For the first time ever - West Wales council has a female majority

Cardigan Town Council has – for the first time in centuries – elected more women than men. The Council is now made up of seven female members and six male members.

While this was welcomed by councillors both past and present, it did bring to light the fact that there a huge lack of diversity in local government in other parts of Wales. Wynford Jones, the council's clerk, said that it was the first time there are more women than men on the town council.

Jones went further to say that it was the first time in the history of the town for there to be more women than men. Historically, the town has always been male-dominated., with only two lady members on it the last time.

Elaine Evans, Marilyn Farmer, Debra Griffiths, Sian Maehrlein, Catrin Miles, Yvonne O’Neill and Shan Williams are the seven women that now make up the town’s council.

Ex- councillor and former mayor, Mark Cole commented that this was indeed very good news as it was a far better representation of the town. It is a positive step in the right direction. He went on to say that whatever people's individual politics may be, this change is greatly to be welcomed by all.

Traditionally politics is seen as male-dominated, and this is clearly shown in other areas such as Ceredigion Council where there are only five female councillors, one less than in the last five years.

It certainly seems that a female majority in town and community councils in west Wales is a rarity. Some examples are seen in Carmarthen, where the local council consists of 15 men and just 3 women. Lampeter also has only three women on the council.

In Carmarthenshire, the council is made up of just 31% women, with 23 out of 74 being female. In Ceredigion there are only 5 females out of 42, making it the second lowest in percentages in Wales at less than 12%.

Catrin Miles, who has been a member of Cardigan Town Council since 2008 welcomes the fact that there are now more women than men, but also says that, at the end of the day, it really does not matter whether the council has more or less women on it. What does matter is that they are all working together for the greater good of the local community.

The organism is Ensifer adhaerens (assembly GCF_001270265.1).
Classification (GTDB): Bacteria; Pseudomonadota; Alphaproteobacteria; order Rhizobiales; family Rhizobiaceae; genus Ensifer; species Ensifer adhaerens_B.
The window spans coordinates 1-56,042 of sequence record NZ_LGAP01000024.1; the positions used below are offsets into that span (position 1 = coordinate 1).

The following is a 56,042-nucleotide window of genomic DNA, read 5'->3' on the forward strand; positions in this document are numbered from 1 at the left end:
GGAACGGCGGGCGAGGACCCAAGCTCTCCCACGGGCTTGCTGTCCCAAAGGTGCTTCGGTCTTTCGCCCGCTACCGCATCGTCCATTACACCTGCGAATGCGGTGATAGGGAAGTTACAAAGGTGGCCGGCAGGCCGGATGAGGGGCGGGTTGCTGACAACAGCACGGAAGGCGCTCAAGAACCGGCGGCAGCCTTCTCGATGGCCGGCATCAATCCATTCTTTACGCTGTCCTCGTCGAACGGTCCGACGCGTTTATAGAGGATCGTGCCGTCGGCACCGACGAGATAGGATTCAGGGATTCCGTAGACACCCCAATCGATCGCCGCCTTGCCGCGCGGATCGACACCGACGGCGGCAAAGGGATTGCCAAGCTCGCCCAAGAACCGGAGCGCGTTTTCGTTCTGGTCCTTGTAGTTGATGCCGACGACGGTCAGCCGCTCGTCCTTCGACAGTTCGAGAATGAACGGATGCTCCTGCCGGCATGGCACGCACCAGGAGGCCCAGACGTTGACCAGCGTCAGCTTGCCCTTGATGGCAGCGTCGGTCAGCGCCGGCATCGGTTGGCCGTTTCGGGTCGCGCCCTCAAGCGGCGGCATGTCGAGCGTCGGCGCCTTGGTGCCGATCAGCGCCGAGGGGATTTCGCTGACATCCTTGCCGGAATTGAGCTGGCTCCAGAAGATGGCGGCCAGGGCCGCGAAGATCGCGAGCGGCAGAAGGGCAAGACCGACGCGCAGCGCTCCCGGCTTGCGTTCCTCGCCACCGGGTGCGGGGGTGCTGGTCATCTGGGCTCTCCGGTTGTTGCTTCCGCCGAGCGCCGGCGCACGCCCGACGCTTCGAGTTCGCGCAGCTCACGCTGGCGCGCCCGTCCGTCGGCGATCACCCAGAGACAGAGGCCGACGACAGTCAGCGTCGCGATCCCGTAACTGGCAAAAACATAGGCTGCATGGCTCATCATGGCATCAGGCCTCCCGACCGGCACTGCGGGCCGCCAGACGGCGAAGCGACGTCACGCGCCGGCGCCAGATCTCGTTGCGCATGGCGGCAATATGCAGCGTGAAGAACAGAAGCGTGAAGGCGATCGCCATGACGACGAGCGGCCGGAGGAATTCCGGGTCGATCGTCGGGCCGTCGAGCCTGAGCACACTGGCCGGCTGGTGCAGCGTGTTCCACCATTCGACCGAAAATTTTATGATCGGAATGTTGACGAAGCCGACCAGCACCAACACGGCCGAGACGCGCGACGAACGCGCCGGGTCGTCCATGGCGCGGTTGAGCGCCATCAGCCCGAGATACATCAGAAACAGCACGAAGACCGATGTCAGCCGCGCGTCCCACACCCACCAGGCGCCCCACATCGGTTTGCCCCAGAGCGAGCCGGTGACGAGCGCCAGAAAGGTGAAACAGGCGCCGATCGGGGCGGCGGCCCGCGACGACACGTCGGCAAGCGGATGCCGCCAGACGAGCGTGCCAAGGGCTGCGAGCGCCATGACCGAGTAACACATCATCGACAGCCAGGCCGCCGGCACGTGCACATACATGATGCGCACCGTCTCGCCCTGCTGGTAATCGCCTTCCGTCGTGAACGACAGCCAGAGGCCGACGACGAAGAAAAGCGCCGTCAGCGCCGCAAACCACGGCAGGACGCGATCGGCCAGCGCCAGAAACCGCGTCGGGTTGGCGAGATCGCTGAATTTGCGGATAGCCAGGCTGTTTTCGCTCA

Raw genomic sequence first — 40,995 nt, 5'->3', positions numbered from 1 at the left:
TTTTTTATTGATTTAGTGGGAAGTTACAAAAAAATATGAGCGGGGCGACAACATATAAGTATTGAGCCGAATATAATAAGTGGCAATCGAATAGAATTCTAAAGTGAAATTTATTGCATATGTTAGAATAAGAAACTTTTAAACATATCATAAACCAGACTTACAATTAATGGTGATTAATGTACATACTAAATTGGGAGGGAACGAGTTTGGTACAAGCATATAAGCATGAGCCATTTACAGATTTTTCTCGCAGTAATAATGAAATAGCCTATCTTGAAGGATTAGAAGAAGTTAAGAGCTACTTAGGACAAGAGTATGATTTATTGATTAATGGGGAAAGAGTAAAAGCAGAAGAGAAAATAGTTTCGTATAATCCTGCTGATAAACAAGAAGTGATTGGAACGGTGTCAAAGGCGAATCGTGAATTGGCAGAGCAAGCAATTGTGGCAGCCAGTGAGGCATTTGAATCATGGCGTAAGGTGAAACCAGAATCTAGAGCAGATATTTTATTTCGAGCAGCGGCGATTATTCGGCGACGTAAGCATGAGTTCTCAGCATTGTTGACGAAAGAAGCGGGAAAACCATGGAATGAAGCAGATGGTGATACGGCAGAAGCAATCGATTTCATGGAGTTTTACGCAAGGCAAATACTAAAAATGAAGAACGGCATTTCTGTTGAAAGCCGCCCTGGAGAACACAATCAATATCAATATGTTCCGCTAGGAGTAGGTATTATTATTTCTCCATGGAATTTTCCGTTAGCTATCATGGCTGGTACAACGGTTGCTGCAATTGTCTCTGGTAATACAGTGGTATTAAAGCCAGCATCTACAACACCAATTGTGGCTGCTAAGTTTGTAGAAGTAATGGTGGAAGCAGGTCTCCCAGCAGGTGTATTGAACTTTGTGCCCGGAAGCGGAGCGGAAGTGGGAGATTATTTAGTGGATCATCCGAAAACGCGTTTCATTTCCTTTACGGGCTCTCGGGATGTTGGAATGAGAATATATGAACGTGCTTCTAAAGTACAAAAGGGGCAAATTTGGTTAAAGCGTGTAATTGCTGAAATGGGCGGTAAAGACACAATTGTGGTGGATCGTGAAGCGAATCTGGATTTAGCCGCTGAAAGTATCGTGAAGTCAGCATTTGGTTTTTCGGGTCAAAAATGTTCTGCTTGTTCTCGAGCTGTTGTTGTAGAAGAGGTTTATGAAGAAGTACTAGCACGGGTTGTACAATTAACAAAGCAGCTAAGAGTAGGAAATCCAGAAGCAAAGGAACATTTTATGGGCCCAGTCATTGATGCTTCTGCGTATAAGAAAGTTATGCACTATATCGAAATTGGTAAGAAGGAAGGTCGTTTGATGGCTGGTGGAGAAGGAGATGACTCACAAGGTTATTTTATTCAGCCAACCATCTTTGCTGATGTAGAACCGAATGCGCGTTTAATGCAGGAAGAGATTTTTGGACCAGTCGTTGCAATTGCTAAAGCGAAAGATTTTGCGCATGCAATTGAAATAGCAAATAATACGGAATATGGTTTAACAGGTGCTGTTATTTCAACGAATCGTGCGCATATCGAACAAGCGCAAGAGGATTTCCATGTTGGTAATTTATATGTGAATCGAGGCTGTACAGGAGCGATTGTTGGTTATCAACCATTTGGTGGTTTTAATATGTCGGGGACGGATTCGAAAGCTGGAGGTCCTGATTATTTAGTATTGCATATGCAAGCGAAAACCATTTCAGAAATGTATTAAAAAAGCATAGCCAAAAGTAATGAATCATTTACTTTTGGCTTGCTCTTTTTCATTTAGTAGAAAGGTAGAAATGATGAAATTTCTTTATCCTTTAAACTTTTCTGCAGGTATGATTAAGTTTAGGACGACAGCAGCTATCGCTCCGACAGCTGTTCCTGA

Miles does agree that something which is good to see, is that more women are playing more roles in politics, and that can only be a good sign, and a positive move forward.

Unfortunately, this attitude is not felt by everyone. The Gender Equality Charity Chwarae Teg are adamant that the lack of women in Welsh politics is 'downright embarrassing'. The Charity points out that of the 1254 newly elected councillors throughout Wales, only 359 are women.

The Charity feels that political parties have not listened to suggestions that equality and diversity in local governments should be taken seriously.

Cerys Furlong, chief executive of the Charity says that no longer is it acceptable that organisations say they support diversity, without then following this up and making the changes needed to ensure equality is achieved.

Following on to that statement, Furlong feels that it is embarrassing that so little progress has in fact been made, and that, in this day and age councils are still content to let the status quo stand, with women largely being absent from them.

Furlong is of the opinion that the time for words has now passed, and the need for action is stronger than ever. It is time to see clear and firm action coming from all political parties in Wales.

Looking on a county scale, no single authority in Wales has more than 50% female representation. Cardigan is showing the way, starting with a more local diverse representation.


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